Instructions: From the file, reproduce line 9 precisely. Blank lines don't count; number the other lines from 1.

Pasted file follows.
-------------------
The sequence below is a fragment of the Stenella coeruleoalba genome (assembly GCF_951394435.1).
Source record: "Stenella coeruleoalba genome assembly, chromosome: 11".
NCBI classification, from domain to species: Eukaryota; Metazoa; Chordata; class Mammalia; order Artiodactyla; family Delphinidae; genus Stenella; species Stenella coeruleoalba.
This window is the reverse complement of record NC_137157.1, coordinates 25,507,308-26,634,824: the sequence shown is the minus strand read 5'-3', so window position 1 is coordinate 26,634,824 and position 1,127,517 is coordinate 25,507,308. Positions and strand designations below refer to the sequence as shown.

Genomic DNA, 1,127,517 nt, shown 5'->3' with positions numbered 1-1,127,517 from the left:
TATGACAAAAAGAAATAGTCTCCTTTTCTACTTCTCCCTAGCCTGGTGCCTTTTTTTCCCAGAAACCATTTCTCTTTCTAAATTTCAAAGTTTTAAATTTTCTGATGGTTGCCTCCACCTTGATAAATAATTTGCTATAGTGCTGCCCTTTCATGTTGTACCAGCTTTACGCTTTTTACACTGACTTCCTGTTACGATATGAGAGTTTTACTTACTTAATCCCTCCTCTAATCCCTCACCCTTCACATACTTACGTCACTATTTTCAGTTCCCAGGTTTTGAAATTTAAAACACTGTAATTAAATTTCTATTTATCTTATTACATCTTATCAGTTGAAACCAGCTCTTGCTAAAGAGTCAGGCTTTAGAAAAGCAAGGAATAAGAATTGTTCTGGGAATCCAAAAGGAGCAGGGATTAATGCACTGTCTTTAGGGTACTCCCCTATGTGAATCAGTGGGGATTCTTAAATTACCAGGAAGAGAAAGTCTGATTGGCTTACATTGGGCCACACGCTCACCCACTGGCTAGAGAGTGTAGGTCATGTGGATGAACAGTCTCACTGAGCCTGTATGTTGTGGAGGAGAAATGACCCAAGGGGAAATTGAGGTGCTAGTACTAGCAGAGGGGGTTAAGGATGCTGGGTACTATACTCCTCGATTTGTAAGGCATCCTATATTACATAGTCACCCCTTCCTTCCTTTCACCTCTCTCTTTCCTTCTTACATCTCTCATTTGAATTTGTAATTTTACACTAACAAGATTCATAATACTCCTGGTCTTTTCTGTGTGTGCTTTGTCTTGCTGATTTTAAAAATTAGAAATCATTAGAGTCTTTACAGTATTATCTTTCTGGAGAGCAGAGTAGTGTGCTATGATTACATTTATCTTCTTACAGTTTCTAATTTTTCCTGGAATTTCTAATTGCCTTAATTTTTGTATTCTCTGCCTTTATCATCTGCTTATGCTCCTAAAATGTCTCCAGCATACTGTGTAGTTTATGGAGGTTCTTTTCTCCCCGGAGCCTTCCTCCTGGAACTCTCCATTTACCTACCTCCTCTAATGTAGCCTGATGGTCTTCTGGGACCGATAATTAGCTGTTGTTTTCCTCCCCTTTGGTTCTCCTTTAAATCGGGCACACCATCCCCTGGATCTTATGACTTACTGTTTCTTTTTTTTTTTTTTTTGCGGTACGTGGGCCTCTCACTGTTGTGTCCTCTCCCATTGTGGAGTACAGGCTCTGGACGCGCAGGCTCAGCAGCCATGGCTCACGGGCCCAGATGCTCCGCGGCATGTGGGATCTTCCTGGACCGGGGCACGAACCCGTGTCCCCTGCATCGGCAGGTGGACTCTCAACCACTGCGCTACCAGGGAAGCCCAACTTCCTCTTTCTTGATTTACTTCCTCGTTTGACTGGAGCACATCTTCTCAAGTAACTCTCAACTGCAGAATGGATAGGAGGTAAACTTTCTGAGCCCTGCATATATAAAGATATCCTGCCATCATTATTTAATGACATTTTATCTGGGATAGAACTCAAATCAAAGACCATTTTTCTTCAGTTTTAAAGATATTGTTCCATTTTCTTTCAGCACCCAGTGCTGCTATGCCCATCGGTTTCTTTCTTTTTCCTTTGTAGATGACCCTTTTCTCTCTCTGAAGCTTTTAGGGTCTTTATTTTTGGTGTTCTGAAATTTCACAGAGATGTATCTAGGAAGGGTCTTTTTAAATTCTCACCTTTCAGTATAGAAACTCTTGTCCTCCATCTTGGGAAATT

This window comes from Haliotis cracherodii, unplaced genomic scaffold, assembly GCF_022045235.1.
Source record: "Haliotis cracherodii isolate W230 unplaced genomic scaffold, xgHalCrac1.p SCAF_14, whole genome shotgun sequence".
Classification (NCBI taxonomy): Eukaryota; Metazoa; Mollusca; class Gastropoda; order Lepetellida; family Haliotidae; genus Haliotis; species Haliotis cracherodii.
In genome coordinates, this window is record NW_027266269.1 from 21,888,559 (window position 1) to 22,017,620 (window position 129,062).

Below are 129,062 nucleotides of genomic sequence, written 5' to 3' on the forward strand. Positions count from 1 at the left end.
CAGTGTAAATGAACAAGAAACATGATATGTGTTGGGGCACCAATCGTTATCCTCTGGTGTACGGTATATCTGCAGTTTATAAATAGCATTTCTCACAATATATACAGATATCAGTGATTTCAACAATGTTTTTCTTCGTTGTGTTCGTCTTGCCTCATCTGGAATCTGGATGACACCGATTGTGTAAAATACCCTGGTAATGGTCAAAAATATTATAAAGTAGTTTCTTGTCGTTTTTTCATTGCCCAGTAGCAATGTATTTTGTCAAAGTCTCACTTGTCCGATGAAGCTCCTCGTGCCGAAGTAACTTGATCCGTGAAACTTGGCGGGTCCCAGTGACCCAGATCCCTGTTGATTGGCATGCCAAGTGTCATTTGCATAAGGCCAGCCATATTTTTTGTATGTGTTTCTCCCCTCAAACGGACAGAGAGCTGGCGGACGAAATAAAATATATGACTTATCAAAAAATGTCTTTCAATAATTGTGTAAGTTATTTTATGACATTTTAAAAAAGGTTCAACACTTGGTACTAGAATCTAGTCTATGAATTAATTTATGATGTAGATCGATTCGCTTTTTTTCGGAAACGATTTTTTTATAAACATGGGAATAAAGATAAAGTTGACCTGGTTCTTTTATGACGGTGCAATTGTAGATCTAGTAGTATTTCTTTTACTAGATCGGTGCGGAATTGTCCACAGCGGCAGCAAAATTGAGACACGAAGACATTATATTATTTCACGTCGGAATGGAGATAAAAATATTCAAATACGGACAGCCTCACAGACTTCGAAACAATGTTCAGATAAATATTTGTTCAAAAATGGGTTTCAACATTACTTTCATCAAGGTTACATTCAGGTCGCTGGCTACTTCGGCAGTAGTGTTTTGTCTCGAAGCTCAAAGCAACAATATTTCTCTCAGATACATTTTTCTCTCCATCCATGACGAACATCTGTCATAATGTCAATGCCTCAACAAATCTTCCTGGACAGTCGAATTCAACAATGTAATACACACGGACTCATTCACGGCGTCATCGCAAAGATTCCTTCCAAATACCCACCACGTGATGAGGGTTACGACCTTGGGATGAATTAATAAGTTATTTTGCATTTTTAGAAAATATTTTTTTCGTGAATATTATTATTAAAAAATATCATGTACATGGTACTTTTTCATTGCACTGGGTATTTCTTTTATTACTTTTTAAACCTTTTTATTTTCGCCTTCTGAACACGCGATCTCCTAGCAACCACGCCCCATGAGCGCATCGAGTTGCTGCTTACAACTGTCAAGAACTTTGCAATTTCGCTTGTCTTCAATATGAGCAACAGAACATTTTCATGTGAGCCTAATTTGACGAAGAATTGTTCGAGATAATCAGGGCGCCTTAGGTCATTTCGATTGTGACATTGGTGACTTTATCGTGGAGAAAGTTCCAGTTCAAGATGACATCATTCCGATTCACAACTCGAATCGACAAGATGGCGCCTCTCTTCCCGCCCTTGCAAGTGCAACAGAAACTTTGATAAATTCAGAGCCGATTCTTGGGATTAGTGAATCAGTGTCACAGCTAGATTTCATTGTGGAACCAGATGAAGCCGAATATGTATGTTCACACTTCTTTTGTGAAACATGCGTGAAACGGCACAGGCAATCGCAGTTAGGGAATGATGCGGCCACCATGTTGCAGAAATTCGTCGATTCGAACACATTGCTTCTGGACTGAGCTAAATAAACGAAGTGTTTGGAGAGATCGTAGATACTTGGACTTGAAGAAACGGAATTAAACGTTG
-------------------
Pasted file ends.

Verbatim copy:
Classification (NCBI taxonomy): Eukaryota; Metazoa; Mollusca; class Gastropoda; order Lepetellida; family Haliotidae; genus Haliotis; species Haliotis cracherodii.